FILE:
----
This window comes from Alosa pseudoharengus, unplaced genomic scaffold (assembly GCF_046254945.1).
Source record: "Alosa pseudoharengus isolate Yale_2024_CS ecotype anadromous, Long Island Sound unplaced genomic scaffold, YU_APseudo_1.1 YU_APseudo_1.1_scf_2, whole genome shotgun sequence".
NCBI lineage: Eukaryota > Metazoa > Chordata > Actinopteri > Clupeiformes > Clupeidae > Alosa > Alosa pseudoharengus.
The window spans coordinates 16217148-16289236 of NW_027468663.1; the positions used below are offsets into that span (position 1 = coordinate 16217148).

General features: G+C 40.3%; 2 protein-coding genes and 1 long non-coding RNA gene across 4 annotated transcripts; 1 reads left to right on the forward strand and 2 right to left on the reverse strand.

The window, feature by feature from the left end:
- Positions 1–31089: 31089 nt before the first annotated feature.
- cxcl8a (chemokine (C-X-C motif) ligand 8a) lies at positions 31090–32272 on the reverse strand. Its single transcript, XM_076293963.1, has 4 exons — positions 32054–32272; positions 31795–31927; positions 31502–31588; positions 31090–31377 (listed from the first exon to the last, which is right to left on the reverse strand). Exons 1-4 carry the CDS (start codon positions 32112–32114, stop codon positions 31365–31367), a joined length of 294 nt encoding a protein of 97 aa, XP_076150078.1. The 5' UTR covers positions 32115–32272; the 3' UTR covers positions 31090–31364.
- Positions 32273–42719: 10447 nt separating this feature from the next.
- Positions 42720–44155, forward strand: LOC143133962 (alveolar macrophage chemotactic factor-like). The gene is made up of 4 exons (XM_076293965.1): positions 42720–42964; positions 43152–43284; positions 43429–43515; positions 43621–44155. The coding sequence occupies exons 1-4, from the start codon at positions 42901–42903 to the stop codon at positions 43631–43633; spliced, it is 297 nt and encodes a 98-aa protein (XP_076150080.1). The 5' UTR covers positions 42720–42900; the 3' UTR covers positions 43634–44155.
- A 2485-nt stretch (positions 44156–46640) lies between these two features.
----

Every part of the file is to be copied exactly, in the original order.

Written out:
This window comes from Alosa pseudoharengus, unplaced genomic scaffold (assembly GCF_046254945.1).
Source record: "Alosa pseudoharengus isolate Yale_2024_CS ecotype anadromous, Long Island Sound unplaced genomic scaffold, YU_APseudo_1.1 YU_APseudo_1.1_scf_2, whole genome shotgun sequence".
NCBI lineage: Eukaryota > Metazoa > Chordata > Actinopteri > Clupeiformes > Clupeidae > Alosa > Alosa pseudoharengus.
The window spans coordinates 16217148-16289236 of NW_027468663.1; the positions used below are offsets into that span (position 1 = coordinate 16217148).

General features: G+C 40.3%; 2 protein-coding genes and 1 long non-coding RNA gene across 4 annotated transcripts; 1 reads left to right on the forward strand and 2 right to left on the reverse strand.

The window, feature by feature from the left end:
- Positions 1–31089: 31089 nt before the first annotated feature.
- cxcl8a (chemokine (C-X-C motif) ligand 8a) lies at positions 31090–32272 on the reverse strand. Its single transcript, XM_076293963.1, has 4 exons — positions 32054–32272; positions 31795–31927; positions 31502–31588; positions 31090–31377 (listed from the first exon to the last, which is right to left on the reverse strand). Exons 1-4 carry the CDS (start codon positions 32112–32114, stop codon positions 31365–31367), a joined length of 294 nt encoding a protein of 97 aa, XP_076150078.1. The 5' UTR covers positions 32115–32272; the 3' UTR covers positions 31090–31364.
- Positions 32273–42719: 10447 nt separating this feature from the next.
- Positions 42720–44155, forward strand: LOC143133962 (alveolar macrophage chemotactic factor-like). The gene is made up of 4 exons (XM_076293965.1): positions 42720–42964; positions 43152–43284; positions 43429–43515; positions 43621–44155. The coding sequence occupies exons 1-4, from the start codon at positions 42901–42903 to the stop codon at positions 43631–43633; spliced, it is 297 nt and encodes a 98-aa protein (XP_076150080.1). The 5' UTR covers positions 42720–42900; the 3' UTR covers positions 43634–44155.
- A 2485-nt stretch (positions 44156–46640) lies between these two features.